- Blachar A, Barnes S, Adam SZ, Levy G, Weinstein I, Precel R, Federle MP, et al.: Radiologists’ performance in the diagnosis of acute intestinal ischemia, using MDCT and specific CT findings, using a variety of CT protocols. Emergency radiology 2011, 18(5):385–94. 10.1007/s10140-011-0965-4View ArticlePubMedGoogle Scholar
- Romano S, Lassandro F, Scaglione M, Romano L, Rotondo A, Grassi R: Ischemia and infarction of the small bowel and colon: spectrum of imaging findings. Abdominal imaging 2006, 31(3):277–92. 10.1007/s00261-005-0376-7View ArticlePubMedGoogle Scholar
- Danse EM, Kartheuser A, Paterson HM, Laterre PF: Color Doppler sonography of small bowel wall changes in 21 consecutive cases of acute mesenteric ischemia. JBR-BTR 2009, 92(4):202–6.PubMedGoogle Scholar
- Reginelli A, Pezzullo MG, Scaglione M, Scialpi M, Brunese L, Grassi R: Gastrointestinal disorders in elderly patients. Radiologic clinics of North America 2008, 46(4):755–71. 10.1016/j.rcl.2008.04.013View ArticlePubMedGoogle Scholar
- Esposito F, Senese R, Salvatore P, Vallone G: Intrahepatic portal-vein gas associated with rotavirus infection. J Ultrasound 2011, 14(1):10–3. 10.1016/j.jus.2011.01.001PubMed CentralView ArticlePubMedGoogle Scholar
- Grassi R, Romano S, D’Amario F, Giorgio Rossi A, Romano L, Pinto F, Di Mizio R: The relevance of free fluid between intestinal loops detected by sonography in the clinical assessment of small bowel obstruction in adults. European journal of radiology 2004, 50(1):5–14. 10.1016/j.ejrad.2003.11.009View ArticlePubMedGoogle Scholar
- Chou CK, Mak CW, Tzeng WS, Chang JM: CT of small bowel ischemia. Abdominal imaging 2004, 29(1):18–22.View ArticlePubMedGoogle Scholar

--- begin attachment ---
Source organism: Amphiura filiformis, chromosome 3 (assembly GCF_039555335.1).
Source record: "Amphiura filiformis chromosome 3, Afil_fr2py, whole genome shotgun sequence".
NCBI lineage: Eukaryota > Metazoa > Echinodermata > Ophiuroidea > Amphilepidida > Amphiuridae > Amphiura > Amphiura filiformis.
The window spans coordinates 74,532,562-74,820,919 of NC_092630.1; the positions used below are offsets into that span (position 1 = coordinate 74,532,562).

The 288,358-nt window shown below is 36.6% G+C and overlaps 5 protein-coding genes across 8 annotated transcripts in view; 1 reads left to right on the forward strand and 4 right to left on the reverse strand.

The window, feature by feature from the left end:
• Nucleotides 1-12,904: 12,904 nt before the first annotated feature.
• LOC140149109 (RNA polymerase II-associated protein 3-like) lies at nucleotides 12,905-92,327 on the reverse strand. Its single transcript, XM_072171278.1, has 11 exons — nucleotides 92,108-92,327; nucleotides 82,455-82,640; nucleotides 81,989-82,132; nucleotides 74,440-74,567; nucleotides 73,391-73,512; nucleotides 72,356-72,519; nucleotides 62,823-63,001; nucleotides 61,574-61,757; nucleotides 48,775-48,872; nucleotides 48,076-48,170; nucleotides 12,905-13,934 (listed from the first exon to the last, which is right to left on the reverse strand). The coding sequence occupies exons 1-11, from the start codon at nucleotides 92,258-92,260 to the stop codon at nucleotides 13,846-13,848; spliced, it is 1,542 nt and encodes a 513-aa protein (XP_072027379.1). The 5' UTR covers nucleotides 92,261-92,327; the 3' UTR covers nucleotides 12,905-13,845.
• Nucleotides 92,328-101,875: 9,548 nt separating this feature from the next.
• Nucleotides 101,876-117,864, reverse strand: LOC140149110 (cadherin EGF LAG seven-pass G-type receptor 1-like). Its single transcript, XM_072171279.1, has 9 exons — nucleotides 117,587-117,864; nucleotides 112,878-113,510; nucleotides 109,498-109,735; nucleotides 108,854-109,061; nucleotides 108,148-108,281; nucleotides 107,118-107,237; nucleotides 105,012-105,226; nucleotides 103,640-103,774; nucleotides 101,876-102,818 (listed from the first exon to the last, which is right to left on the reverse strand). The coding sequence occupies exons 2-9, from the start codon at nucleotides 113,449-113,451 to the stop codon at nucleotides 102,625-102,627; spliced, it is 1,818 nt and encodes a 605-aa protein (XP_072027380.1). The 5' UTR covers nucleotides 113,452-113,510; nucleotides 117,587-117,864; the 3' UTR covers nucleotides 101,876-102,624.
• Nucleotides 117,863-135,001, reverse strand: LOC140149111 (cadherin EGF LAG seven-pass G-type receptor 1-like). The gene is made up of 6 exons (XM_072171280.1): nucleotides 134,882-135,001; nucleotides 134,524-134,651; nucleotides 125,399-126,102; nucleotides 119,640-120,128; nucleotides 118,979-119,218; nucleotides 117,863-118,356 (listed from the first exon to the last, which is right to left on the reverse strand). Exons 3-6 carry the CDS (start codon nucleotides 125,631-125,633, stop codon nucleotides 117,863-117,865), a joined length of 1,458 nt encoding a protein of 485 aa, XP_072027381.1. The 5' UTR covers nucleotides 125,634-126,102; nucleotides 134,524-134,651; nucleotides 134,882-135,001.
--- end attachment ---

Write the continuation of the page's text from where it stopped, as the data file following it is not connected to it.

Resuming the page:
- Grassi R, Di Mizio R, Pinto A, Romano L, Rotondo A: Semeiotica radiografica dell’addome acuto all’esame radiologico diretto: ileo riflesso spastico, ileo riflesso ipotonico, ileo meccanico ed ileo paralitico. 2004, 108: 56–70.Google Scholar
- Lassandro F, Mangoni di Santo Stefano ML, Porto AM, Grassi R, Scaglione M, Rotondo A: Intestinal pneumatosis in adults: diagnostic and prognostic value. Emergency radiology 2010, 17: 361–365. 10.1007/s10140-010-0868-9View ArticlePubMedGoogle Scholar
- Angelelli G, Scardapane A, Memeo M, Ianora AAS, Rotondo A: Acute bowel ischemia: CT findings. European Journal of Radiology 2004, 50: 37–47. 10.1016/j.ejrad.2003.11.013View ArticlePubMedGoogle Scholar
- Zwolak RM: Can duplex ultrasound replace arteriography in screening for mesenteric ischemia? Semin Vasc Surg 1999, 12: 252–260.PubMedGoogle Scholar
- Lewis BD, James EM: Current applications of duplex and color Doppler ultrasound imaging: abdomen. Mayo Clin Proc 1989, 64: 1158–1169. 10.1016/S0025-6196(12)64985-4View ArticlePubMedGoogle Scholar
- Haward TR, Smith S, Seeger JM: Detection of celiac axis and superior mesenteric artery occlusive disease with use of abdominal duplex scanning. J Vasc Surg 1993, 17: 738–745. 10.1016/0741-5214(93)90119-7View ArticleGoogle Scholar
- Moneta GL: Screening for mesenteric vascular insufficiency and follow-up of mesenteric artery bypass procedures. Semin Vasc Surg 2001, 14: 186–192. 10.1053/svas.2001.25498View ArticlePubMedGoogle Scholar
- Pellerito JS, Revzin MV, Tsang JC, Greben CR, Naidich JB: Doppler Sonographic Criteria for the Diagnosis of Inferior Mesenteric Artery Stenosis. J Ultrasound Med 2009, 28: 641–650.PubMedGoogle Scholar
- Cokkinis AJ: Intestinal ischaemia. Proc R Soc Med 1961, 54(5):354–359.PubMedGoogle Scholar
- Cognet F, Ben Salem D, Dranssart M, et al.: Chronic mesenteric ischemia: imaging and percutaneous treatment. Radiographics 2002, 22: 863–879. 10.1148/radiographics.22.4.g02jl07863View ArticlePubMedGoogle Scholar
- Moschetta M, Scardapane A, Telegrafo M, Lorusso V, Angelelli G, Stabile Ianora AA: Differential diagnosis between benign and malignant ulcers: 320-row CT virtual gastroscopy. Abdom Imaging 2012, 37(6):1066–73. 10.1007/s00261-012-9849-7View ArticlePubMedGoogle Scholar